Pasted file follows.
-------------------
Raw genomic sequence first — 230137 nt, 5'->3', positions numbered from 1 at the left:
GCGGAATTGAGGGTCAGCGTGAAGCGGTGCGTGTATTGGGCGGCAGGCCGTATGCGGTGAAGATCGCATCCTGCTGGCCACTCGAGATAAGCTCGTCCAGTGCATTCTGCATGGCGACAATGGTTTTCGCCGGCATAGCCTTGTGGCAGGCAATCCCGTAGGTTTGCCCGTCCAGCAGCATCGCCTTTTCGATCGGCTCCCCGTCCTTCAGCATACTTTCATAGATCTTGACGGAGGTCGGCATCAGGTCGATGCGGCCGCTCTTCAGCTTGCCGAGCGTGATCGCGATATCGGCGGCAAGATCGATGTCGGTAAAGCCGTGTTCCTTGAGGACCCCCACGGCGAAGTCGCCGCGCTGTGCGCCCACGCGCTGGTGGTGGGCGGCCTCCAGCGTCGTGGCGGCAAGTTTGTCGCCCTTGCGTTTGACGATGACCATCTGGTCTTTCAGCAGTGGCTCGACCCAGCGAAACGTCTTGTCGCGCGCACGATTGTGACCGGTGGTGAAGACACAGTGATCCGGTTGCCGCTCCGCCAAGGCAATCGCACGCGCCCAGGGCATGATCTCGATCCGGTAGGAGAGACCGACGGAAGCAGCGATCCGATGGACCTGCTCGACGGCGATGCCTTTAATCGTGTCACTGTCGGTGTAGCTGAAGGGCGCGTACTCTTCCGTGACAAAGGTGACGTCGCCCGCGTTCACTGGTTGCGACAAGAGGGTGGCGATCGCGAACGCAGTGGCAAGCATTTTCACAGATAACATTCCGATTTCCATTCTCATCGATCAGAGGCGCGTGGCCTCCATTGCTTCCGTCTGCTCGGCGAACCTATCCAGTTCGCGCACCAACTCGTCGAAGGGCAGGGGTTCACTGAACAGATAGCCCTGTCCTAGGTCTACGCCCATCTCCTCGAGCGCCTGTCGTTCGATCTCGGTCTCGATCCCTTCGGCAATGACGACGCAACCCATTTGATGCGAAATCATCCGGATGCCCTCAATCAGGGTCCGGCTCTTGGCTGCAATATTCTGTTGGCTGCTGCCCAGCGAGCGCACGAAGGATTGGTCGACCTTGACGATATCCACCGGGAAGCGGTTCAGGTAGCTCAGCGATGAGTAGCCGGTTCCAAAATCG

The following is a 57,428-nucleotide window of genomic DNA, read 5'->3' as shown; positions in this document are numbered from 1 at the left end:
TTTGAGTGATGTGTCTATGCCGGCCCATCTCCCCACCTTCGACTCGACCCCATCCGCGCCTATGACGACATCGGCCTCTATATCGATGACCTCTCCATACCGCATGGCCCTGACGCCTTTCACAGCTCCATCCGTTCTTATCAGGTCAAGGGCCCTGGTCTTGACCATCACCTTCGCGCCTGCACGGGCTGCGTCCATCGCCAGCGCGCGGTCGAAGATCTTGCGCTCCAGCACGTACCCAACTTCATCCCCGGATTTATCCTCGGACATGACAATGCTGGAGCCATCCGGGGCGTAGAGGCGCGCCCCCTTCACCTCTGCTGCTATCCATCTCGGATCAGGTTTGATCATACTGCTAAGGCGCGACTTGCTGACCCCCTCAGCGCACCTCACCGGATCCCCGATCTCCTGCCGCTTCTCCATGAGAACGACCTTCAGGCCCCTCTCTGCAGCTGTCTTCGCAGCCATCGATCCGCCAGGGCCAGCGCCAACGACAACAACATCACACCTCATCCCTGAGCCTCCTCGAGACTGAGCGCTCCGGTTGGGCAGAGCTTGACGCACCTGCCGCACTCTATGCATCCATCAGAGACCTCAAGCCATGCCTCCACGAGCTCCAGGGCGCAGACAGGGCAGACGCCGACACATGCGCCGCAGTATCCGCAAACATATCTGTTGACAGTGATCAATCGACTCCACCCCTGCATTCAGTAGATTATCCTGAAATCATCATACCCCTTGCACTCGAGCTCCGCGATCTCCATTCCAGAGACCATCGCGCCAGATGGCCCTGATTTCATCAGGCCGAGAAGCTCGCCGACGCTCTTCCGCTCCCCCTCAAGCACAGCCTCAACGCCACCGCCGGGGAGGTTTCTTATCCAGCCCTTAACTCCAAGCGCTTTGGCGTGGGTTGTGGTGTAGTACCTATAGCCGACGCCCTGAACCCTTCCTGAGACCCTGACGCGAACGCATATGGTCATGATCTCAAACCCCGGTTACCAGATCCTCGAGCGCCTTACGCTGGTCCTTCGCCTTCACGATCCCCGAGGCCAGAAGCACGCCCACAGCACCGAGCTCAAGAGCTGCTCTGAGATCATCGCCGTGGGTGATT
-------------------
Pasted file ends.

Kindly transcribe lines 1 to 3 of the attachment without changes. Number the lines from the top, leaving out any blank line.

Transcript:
Raw genomic sequence first — 230137 nt, 5'->3', positions numbered from 1 at the left:
GCGGAATTGAGGGTCAGCGTGAAGCGGTGCGTGTATTGGGCGGCAGGCCGTATGCGGTGAAGATCGCATCCTGCTGGCCACTCGAGATAAGCTCGTCCAGTGCATTCTGCATGGCGACAATGGTTTTCGCCGGCATAGCCTTGTGGCAGGCAATCCCGTAGGTTTGCCCGTCCAGCAGCATCGCCTTTTCGATCGGCTCCCCGTCCTTCAGCATACTTTCATAGATCTTGACGGAGGTCGGCATCAGGTCGATGCGGCCGCTCTTCAGCTTGCCGAGCGTGATCGCGATATCGGCGGCAAGATCGATGTCGGTAAAGCCGTGTTCCTTGAGGACCCCCACGGCGAAGTCGCCGCGCTGTGCGCCCACGCGCTGGTGGTGGGCGGCCTCCAGCGTCGTGGCGGCAAGTTTGTCGCCCTTGCGTTTGACGATGACCATCTGGTCTTTCAGCAGTGGCTCGACCCAGCGAAACGTCTTGTCGCGCGCACGATTGTGACCGGTGGTGAAGACACAGTGATCCGGTTGCCGCTCCGCCAAGGCAATCGCACGCGCCCAGGGCATGATCTCGATCCGGTAGGAGAGACCGACGGAAGCAGCGATCCGATGGACCTGCTCGACGGCGATGCCTTTAATCGTGTCACTGTCGGTGTAGCTGAAGGGCGCGTACTCTTCCGTGACAAAGGTGACGTCGCCCGCGTTCACTGGTTGCGACAAGAGGGTGGCGATCGCGAACGCAGTGGCAAGCATTTTCACAGATAACATTCCGATTTCCATTCTCATCGATCAGAGGCGCGTGGCCTCCATTGCTTCCGTCTGCTCGGCGAACCTATCCAGTTCGCGCACCAACTCGTCGAAGGGCAGGGGTTCACTGAACAGATAGCCCTGTCCTAGGTCTACGCCCATCTCCTCGAGCGCCTGTCGTTCGATCTCGGTCTCGATCCCTTCGGCAATGACGACGCAACCCATTTGATGCGAAATCATCCGGATGCCCTCAATCAGGGTCCGGCTCTTGGCTGCAATATTCTGTTGGCTGCTGCCCAGCGAGCGCACGAAGGATTGGTCGACCTTGACGATATCCACCGGGAAGCGGTTCAGGTAGCTCAGCGATGAGTAGCCGGTTCCAAAATCG

The following is a 57,428-nucleotide window of genomic DNA, read 5'->3' as shown; positions in this document are numbered from 1 at the left end: